New universal norms for the handling of clergy sexual abuse cases were established earlier this month by Pope Francis when he issued a motu proprio decree entitled Vos estis lux mundi (You are the light of the world) on May 9.

But there aren’t any significant changes in store for how the Archdiocese of Milwaukee responds to allegations of clergy sexual abuse — the norms instituted by the motu proprio closely mirrored the

so-called “Dallas Charter” (“Essential Norms” and “The Charter of the Protection of Children and Young People”) adopted by the US Bishops in 2002 and followed by the archdiocese since that time.


The procedures outlined in Vos estis lux mundi, which are in effect for an experimental period of three years beginning June 1, extend beyond minors to include the clerical abuse of someone “by violence or threat or through abuse of authority” and does include an entire section regarding the handling of allegations against bishops. It also includes within its scope of application the “production, exhibition, possession or distribution, including by electronic means, of child pornography” and “actions or omissions intended to interfere with or avoid civil investigations or canonical investigations.”

Some of the changes called for by the motu proprio include:

— The establishment, within one year, of “stable and easily accessible systems for submission of reports;”

— The protection of persons submitting the report (“An obligation to keep silent may not be imposed on any person with regard to the contents of his or her report.”);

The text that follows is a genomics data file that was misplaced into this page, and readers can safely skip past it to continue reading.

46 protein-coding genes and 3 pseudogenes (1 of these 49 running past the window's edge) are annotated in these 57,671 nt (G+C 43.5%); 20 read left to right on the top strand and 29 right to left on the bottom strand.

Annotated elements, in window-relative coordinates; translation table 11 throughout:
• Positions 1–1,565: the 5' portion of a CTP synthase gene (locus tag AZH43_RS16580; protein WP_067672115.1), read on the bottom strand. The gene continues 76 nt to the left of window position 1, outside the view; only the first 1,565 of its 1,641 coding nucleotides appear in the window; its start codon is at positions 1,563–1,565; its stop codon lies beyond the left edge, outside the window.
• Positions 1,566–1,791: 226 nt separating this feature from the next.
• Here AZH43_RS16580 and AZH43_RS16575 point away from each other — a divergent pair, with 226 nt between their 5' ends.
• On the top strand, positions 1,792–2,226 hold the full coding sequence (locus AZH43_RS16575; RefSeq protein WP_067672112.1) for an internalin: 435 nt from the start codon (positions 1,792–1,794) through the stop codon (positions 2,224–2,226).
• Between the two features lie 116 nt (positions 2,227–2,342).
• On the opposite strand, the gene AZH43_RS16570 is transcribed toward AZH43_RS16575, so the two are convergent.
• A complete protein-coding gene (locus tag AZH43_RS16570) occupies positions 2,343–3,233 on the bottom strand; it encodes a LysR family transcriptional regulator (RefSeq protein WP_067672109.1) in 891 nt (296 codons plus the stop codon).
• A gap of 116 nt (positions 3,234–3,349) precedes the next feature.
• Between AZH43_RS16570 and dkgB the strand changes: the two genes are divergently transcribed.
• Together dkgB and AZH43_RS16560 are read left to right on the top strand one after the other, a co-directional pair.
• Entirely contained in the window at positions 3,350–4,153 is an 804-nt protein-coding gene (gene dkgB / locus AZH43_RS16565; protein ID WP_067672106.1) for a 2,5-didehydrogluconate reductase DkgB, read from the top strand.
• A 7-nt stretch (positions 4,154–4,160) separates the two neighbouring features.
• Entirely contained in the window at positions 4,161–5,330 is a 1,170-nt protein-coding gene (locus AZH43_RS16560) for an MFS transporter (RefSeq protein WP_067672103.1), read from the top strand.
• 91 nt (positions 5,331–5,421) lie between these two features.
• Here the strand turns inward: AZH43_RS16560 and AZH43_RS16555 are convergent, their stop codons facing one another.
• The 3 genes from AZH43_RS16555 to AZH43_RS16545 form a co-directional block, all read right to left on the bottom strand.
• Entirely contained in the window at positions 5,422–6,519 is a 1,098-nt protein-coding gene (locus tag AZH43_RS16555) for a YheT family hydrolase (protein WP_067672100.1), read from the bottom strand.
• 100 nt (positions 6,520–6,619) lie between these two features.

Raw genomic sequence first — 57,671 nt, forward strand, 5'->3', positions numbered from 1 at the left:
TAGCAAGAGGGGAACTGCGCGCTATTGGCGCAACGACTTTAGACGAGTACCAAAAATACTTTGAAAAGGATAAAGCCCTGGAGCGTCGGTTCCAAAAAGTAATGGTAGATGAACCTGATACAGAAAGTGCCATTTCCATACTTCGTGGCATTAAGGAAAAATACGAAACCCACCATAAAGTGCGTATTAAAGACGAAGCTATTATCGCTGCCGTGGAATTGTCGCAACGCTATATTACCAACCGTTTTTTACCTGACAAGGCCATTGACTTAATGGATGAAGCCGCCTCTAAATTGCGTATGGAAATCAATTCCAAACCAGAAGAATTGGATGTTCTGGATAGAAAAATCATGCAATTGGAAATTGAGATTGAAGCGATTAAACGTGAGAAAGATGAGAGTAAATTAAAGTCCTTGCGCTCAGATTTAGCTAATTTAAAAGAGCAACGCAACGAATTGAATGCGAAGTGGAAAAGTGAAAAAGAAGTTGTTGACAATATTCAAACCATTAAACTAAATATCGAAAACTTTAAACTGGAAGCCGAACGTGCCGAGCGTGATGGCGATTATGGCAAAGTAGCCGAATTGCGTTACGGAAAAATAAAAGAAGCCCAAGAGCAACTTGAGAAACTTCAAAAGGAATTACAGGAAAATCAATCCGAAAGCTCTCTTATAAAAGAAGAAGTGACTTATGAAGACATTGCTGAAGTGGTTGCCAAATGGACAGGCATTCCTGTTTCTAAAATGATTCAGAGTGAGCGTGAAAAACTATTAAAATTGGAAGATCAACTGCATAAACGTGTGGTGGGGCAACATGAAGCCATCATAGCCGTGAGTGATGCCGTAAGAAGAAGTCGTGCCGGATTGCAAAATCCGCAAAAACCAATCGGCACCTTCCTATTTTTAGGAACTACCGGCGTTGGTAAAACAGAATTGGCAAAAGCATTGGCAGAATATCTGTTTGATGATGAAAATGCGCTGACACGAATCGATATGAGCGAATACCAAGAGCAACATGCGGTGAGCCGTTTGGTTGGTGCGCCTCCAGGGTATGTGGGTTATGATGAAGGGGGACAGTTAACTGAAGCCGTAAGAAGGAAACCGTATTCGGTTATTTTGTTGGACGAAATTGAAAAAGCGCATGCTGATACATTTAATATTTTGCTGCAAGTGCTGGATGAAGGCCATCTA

— Ecclesiastical authorities shall ensure that victims and their families are given spiritual assistance and offered medical assistance, including therapy;

— Allegations made against a bishop must be transmitted both to the Holy See and to the “Metropolitan of the Ecclesiastical Province where the person reported is domiciled” (Archbishop Jerome E. Listecki is the Metropolitan of the Ecclesiastical Province of Milwaukee, which includes the entire state of Wisconsin and its dioceses); and

— Allegations made against a Metropolitan would be transmitted to the Holy See and to the senior suffragan bishop by promotion.

Archbishop Listecki, in cooperation with the other bishops of Wisconsin, is in the process of implementing a clearly defined process whereby reports can be made to report misconduct by bishops, “including instances where bishops are not honoring their commitments in responding to clergy sexual abuse or living up to safe environment standards,” according to an email sent by Dr. Barbara Anne Cusack, Chancellor of the Archdiocese of Milwaukee, to parish directors and staff members throughout the archdiocese.

Cusack also wrote that Archbishop Listecki will soon appoint a Fitness for Ministry Oversight Board “that will initiate a process for the review of complaints about serious breaches of the Code of Ethical Standards.”

The motu proprio, which follows February’s Meeting on the Protection of Minors in the Church at the Vatican, will mean significant changes to some dioceses in the Catholic Church that exist in places where there are not already established reporting systems or effective criminal justice systems, said Suzanne Nickolai, Safe Environment program manager for the Archdiocese of Milwaukee.

The Archdiocese of Milwaukee also makes use of a Community Advisory Board, a body that meets quarterly to provide Archbishop Listecki with input on policies and procedures relating to sexual abuse. Members include representatives of the Catholic laity, law enforcement, victims/survivors of sexual abuse and social workers.

“There won’t be much that changes for us,” said Nickolai. “In an area where things like this aren’t already being implemented — that’s a whole different story; a lot of things might be changing. But it’s always nice to get instructions from the Vatican that are already being done.”